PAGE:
http://www.familyofavet.com/secondary_ptsd.html Quote from this site…
The Many Faces of Secondary PTSD
“The signs, symptoms, and effects of Secondary PTSD are just as varied as the ones
exhibited by Veterans with “primary” PTSD. It really is hard to explain, unless you’ve lived
it. However, I’m going to try!
Basically, when you’re living with a veteran who has Post Traumatic Stress Disorder, you
become his (or her) caretaker. You slip into a role, without even noticing it, that has you
constantly watching for people or circumstances that might “set him off.” You’re trying to
make sure everything stays in line – that nothing aggravates or upsets your vet – that
everything is “perfect.” Despite your best efforts, you’re still getting screamed at and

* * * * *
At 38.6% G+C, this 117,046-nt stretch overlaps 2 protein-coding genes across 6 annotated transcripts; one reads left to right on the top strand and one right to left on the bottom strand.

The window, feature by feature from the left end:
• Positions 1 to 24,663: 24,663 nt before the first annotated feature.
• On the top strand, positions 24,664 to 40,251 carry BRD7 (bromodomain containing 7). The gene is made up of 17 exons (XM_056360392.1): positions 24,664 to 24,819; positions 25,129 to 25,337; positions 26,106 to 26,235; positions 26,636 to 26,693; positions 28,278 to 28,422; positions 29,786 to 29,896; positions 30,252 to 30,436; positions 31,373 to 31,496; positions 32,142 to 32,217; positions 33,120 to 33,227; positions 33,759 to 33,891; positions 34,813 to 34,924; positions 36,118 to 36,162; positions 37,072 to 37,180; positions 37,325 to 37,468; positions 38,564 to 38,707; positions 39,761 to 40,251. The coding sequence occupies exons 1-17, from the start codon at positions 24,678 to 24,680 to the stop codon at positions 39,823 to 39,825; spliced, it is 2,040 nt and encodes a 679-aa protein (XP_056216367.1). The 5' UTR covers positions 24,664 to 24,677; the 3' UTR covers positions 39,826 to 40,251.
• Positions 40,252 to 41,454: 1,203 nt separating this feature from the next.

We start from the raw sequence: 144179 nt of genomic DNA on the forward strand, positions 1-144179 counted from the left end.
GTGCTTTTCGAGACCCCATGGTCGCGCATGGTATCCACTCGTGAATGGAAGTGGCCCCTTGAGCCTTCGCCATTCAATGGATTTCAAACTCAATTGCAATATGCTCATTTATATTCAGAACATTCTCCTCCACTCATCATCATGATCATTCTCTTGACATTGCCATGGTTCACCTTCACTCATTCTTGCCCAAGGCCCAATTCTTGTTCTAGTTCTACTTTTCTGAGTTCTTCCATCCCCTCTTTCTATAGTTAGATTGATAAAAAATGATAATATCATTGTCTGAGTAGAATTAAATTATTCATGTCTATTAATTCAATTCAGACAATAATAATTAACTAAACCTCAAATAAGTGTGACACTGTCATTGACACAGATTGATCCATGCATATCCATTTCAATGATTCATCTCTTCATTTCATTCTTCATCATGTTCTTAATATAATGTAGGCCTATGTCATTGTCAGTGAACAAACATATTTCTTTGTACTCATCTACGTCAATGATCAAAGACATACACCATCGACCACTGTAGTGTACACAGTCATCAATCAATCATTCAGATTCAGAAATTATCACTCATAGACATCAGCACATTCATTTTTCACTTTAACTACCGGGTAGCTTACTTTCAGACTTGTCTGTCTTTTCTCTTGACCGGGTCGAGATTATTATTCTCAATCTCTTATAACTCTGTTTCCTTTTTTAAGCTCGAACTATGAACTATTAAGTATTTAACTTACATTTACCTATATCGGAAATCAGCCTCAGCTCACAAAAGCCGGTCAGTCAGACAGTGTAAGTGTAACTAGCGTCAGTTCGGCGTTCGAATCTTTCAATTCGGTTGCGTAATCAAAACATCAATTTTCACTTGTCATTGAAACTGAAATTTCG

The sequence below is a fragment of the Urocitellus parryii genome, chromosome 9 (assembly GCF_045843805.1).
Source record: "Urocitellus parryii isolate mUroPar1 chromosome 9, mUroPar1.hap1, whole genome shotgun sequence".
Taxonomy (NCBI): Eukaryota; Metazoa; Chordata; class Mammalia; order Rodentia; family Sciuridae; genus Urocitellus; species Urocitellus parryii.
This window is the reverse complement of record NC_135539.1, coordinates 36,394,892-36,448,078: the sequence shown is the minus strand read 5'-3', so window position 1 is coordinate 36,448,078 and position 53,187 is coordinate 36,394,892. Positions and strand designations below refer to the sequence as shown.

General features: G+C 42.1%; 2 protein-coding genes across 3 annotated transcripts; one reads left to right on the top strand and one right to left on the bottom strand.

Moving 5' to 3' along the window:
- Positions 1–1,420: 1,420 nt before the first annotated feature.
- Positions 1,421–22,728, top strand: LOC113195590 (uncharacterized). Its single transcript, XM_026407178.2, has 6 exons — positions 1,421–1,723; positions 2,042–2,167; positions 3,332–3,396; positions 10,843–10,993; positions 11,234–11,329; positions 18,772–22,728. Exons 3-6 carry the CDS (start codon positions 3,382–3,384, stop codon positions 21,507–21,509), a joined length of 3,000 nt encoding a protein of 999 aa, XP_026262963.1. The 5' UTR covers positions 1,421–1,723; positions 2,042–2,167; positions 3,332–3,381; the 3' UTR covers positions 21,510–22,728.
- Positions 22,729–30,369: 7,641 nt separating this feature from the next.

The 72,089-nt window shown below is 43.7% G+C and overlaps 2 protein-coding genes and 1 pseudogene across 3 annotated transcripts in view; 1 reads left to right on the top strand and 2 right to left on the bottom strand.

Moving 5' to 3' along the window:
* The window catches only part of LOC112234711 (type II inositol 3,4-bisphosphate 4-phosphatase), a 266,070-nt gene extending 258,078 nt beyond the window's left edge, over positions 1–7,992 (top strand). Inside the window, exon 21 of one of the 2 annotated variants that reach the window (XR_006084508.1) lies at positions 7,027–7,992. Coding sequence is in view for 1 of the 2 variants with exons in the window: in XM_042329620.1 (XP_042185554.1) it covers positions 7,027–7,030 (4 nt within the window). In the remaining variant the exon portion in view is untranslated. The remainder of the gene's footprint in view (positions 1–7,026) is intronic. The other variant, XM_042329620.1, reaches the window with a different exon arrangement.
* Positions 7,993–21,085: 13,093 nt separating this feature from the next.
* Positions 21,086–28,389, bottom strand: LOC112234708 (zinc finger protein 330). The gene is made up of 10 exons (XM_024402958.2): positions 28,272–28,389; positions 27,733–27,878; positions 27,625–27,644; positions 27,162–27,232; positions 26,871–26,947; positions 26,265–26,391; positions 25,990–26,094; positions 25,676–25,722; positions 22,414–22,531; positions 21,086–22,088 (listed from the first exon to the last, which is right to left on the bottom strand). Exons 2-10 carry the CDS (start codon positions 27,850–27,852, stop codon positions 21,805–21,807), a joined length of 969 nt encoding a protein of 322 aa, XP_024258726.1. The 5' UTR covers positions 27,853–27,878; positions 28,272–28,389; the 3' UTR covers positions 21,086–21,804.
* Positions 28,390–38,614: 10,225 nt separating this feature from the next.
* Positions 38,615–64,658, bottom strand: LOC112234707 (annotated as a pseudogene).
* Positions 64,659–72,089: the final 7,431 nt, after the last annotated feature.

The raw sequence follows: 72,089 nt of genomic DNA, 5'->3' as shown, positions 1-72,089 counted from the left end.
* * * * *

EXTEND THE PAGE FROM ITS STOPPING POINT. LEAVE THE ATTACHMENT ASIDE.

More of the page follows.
berated by the person you’re trying to help on a much too frequent basis.”
Secondary PTSD often takes a backseat because it develops from the close relationship of a caregiver of a person with “primary” PTSD. After long exposure as a spouse or as a child of a parent with PTSD, secondary PTSD can kick-in and become a life-long challenge. Family members are focused on the loved one who is readjusting to cilvilian life after war and rarely pay attention to how living in the environment or culture of PTSD will transfer like bad genes to others who live in the toxic culture connected with PTSD symptoms. I can say from my own childhood experience with a father who suffered severe and complex PTSD that we siblings and our mother were traumatized for years. It is my goal with this posting to make family members more aware of the implications of secondary PTSD. Be vigilant early and start taking care of your own needs to stay on top of the risks of developing secondary PTSD as a caregiver.
Reconciliation: A Son’s Story